She ached for what was lost. For the sake of those who lost the most, she put aside the worry about the sore throat, and it became easier some of the time. She eventually gave up wondering if karma was collecting its due. Thanks be to God, she stopped the midnight bargaining with the fates. She bought a little nail and hammer, jimmied a chisle. She set to work, finding the way to break the mean, mean concrete.

###

She found there was no such thing as “moving on.” There was only “moving along with.” There was the outward and propelled traversing of her life, because there were no other options: Life – it’s business and chores and joys, too –  would not stop and so she could not stop.

Death was a thing she regarded close up. She took it as a concept from inside a large cardboard box and set it on the table before her and gazed at it, at the mystery of it, from all sides. It was changeable and storied, it had elevations and hollows all along its surface.

(She put it back in the box but it was clumsy, to try and pack it back up. Somehow, it did not fit and the flaps at the top could not be taped down.)

This time of year, the wind begins to hum a song from the memorial’s hymnal. She catches it from the corner of her ear.

Everything is full of sunshine, suddenly, because it is finally April, yet she knows May will be landing soon. May and all its collapse will be opening the box and will set up for its concert. She can hear the sound become louder, nearly mezzo forte now.

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Accept/decline.

March 13, 2017

She erected a one-room house, a place with a very small footprint — it did not impose itself on anyone and went unnoticed in the main. The house felt very safe, as she could see every angle of the space by turning around in a circle. In fact, she could touch the beams that supported its four walls by simply holding out her arms.

Without any warning, seemingly from the wind, a gift arrived. Unbidden, a grant to enlarge the space was put into her hands, and she wondered if she should, if in fact, she could, accept it. Could she, she wondered, learn to live in a larger place? Would she like that? If she could not spy all the corners and all the roof and floor within her immediate sight, could she manage? If there was a hallway, and at the end of it, another room, that would mean she would have to walk some steps to visit the further reaches of where she lived. In such a scenario, it occurred to her, something might happen and she might not know, immediately, that it had. She could not see multiple rooms at the same time.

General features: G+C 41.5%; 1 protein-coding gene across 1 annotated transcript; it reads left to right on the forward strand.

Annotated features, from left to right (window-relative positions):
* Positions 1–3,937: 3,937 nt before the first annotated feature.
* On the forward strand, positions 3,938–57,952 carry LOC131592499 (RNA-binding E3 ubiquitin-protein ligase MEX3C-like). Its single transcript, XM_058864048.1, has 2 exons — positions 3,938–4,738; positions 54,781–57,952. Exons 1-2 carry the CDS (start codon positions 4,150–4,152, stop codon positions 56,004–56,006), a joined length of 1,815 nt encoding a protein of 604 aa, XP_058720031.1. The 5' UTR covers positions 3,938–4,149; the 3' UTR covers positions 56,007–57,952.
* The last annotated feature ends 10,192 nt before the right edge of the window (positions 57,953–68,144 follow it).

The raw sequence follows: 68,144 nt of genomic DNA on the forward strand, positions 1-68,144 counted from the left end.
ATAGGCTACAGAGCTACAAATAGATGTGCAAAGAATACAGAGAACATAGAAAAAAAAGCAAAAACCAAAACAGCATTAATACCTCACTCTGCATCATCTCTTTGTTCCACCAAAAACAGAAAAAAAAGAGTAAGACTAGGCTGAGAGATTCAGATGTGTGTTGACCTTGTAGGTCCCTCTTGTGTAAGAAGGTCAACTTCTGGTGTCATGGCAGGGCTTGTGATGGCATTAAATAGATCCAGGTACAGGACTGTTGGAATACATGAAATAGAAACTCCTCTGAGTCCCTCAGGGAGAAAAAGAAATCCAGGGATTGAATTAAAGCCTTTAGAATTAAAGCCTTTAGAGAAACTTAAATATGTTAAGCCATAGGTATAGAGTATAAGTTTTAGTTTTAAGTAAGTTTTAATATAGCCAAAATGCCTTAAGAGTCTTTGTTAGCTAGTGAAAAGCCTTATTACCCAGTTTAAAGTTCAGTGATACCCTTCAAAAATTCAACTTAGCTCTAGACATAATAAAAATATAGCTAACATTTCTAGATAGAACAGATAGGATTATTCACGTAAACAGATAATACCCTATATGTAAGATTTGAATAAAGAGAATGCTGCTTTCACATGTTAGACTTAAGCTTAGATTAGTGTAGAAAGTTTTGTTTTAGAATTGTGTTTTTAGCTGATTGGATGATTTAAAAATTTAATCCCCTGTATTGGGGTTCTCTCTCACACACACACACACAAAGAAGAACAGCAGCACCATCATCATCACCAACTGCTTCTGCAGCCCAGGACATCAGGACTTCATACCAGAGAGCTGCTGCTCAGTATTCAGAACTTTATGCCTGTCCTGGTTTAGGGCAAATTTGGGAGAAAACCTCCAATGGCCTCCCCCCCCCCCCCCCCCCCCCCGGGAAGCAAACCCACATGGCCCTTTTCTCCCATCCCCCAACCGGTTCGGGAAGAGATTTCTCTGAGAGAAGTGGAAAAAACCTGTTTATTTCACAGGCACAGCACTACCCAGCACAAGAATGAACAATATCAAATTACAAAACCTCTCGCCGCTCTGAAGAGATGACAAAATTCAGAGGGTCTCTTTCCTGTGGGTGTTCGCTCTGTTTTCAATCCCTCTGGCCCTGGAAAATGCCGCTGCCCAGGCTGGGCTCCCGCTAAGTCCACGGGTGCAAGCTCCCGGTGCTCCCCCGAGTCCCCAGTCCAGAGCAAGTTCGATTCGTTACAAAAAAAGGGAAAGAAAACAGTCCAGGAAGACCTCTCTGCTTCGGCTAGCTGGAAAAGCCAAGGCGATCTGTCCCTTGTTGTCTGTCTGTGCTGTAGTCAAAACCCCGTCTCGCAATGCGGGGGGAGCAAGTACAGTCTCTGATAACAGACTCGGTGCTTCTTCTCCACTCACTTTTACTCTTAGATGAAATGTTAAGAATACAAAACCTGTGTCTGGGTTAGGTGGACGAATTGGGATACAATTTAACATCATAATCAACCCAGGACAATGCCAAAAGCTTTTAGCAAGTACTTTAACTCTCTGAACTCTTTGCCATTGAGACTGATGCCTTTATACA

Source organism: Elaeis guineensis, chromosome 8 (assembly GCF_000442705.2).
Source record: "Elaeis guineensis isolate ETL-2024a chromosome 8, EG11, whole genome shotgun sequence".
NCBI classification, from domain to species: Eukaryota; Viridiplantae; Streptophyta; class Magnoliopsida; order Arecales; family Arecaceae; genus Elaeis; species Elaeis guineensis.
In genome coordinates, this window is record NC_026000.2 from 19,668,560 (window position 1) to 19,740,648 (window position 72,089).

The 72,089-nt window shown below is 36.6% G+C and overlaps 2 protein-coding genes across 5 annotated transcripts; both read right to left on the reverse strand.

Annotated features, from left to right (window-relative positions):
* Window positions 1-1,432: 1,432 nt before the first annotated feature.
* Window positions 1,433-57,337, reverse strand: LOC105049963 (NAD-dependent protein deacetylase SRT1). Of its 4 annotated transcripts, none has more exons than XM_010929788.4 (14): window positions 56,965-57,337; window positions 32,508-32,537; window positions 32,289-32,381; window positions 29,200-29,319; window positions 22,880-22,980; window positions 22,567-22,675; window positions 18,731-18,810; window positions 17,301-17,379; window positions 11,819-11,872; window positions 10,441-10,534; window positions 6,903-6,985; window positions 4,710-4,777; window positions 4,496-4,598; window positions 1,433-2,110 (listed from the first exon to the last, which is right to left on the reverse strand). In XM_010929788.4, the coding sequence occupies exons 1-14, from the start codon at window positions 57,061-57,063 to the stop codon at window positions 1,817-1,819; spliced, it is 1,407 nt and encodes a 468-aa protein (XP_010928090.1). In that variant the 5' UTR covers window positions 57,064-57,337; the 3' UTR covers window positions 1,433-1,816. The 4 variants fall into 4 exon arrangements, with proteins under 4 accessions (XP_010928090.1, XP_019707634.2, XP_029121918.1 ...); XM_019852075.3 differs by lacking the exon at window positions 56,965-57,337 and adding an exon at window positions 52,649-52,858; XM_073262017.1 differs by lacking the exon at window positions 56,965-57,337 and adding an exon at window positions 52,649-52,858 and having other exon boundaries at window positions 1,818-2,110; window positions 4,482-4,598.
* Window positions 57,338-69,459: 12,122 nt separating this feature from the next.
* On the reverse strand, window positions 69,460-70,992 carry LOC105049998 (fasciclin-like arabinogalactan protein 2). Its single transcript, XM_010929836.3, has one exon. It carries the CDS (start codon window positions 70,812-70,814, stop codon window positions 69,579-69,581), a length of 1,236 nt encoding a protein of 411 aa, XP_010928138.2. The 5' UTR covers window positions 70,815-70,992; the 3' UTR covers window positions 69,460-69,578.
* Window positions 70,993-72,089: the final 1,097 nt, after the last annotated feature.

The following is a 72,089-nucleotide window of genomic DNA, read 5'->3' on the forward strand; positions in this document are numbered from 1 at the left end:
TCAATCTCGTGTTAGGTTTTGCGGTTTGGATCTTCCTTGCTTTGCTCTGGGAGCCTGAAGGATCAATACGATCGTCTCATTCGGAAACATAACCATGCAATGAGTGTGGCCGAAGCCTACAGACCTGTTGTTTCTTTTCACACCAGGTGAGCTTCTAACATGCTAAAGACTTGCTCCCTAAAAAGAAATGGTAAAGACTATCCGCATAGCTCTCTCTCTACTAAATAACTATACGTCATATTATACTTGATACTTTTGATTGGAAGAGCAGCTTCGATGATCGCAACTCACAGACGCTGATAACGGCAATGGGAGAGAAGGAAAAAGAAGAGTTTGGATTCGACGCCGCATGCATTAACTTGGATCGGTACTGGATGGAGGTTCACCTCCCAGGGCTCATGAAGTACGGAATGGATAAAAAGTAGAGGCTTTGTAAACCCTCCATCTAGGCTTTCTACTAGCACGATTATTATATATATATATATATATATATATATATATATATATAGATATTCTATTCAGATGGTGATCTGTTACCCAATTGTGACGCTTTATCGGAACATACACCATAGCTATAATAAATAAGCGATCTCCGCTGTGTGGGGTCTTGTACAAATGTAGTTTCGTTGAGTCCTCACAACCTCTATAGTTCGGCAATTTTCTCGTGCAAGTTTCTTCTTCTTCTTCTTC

A knot formed in her throat. She felt afraid.

Something bad might happen, she reminded herself. If she used a chisel and hammer, if she set about knocking out a wall in this space, the elements could rush in. She might become cold, and intruders could intrude. Better to be safe, she thought. She put the gift outside the front door, attached a note: Return to Sender.

She turned around, and she turned around, surveying her little space and all it’s familiar shadows. All is well, she thought, in my little home. This is a sheltered place to be.

A knock at the door. She turns around and bumps into the knob, takes it and opens the door. There, on the porch, sits the gift. Her note is gone, and in it’s place is a large, shiny bow, ready to be unfurled anew.

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Found love letter.*

March 1, 2017

The buildings have all exhaled their breath today, because you are not here.

All’s stale at school now, no terse vibrations shimmering up from the tiles, and my footsteps are leaden and without direction. The walls are only walls, and doors that just a few days ago could open to reveal you—they are now only doors and behind them, there lies not anything.

You are away, on a family vacation. Why does that hurt so personally? You have not deserted me here, but only left me to scrap about myself, trying to put back inside of me the aliveness you’ve untied. It is only that, when you left, you took all the air with you. There are no chances of glimpsing you in the hall, no possibility of a summons found under my door to meet you at day’s end. No way to reach you, I find the muscles I gloriously flexed have retracted in upon themselves. At your mercy, whatever strength I found in seducing your attentions rear on me and I am left small, unsure, as tremulous as I ever was.